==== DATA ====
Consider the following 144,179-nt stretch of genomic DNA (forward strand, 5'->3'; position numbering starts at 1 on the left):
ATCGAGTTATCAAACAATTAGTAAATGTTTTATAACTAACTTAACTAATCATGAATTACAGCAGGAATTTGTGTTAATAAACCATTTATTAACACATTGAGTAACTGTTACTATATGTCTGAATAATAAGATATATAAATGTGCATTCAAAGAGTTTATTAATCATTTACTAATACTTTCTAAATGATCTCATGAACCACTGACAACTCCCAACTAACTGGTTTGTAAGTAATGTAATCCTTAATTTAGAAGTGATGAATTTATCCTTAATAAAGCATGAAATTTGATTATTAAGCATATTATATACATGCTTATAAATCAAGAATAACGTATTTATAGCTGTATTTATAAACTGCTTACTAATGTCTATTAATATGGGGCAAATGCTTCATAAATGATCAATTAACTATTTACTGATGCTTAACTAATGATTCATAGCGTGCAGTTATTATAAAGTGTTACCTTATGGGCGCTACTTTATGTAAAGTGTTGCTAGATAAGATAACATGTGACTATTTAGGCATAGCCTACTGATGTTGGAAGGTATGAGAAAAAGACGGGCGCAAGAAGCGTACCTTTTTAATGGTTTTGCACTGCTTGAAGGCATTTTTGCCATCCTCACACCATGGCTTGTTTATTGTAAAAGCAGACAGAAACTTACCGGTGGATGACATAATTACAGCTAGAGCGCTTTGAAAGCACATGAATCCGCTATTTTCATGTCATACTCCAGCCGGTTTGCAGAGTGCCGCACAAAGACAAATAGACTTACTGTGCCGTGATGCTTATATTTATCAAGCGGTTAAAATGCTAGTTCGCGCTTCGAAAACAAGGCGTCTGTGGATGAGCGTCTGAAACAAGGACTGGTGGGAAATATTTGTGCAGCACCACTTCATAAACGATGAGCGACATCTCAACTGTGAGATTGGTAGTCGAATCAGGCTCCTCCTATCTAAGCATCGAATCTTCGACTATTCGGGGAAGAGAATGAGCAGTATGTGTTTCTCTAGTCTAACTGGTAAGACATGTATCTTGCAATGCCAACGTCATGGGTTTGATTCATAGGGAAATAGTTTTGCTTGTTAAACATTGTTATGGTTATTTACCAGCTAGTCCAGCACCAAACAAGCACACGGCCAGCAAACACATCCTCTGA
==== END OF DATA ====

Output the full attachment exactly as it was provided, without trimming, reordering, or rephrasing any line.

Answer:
Consider the following 144,179-nt stretch of genomic DNA (forward strand, 5'->3'; position numbering starts at 1 on the left):
ATCGAGTTATCAAACAATTAGTAAATGTTTTATAACTAACTTAACTAATCATGAATTACAGCAGGAATTTGTGTTAATAAACCATTTATTAACACATTGAGTAACTGTTACTATATGTCTGAATAATAAGATATATAAATGTGCATTCAAAGAGTTTATTAATCATTTACTAATACTTTCTAAATGATCTCATGAACCACTGACAACTCCCAACTAACTGGTTTGTAAGTAATGTAATCCTTAATTTAGAAGTGATGAATTTATCCTTAATAAAGCATGAAATTTGATTATTAAGCATATTATATACATGCTTATAAATCAAGAATAACGTATTTATAGCTGTATTTATAAACTGCTTACTAATGTCTATTAATATGGGGCAAATGCTTCATAAATGATCAATTAACTATTTACTGATGCTTAACTAATGATTCATAGCGTGCAGTTATTATAAAGTGTTACCTTATGGGCGCTACTTTATGTAAAGTGTTGCTAGATAAGATAACATGTGACTATTTAGGCATAGCCTACTGATGTTGGAAGGTATGAGAAAAAGACGGGCGCAAGAAGCGTACCTTTTTAATGGTTTTGCACTGCTTGAAGGCATTTTTGCCATCCTCACACCATGGCTTGTTTATTGTAAAAGCAGACAGAAACTTACCGGTGGATGACATAATTACAGCTAGAGCGCTTTGAAAGCACATGAATCCGCTATTTTCATGTCATACTCCAGCCGGTTTGCAGAGTGCCGCACAAAGACAAATAGACTTACTGTGCCGTGATGCTTATATTTATCAAGCGGTTAAAATGCTAGTTCGCGCTTCGAAAACAAGGCGTCTGTGGATGAGCGTCTGAAACAAGGACTGGTGGGAAATATTTGTGCAGCACCACTTCATAAACGATGAGCGACATCTCAACTGTGAGATTGGTAGTCGAATCAGGCTCCTCCTATCTAAGCATCGAATCTTCGACTATTCGGGGAAGAGAATGAGCAGTATGTGTTTCTCTAGTCTAACTGGTAAGACATGTATCTTGCAATGCCAACGTCATGGGTTTGATTCATAGGGAAATAGTTTTGCTTGTTAAACATTGTTATGGTTATTTACCAGCTAGTCCAGCACCAAACAAGCACACGGCCAGCAAACACATCCTCTGA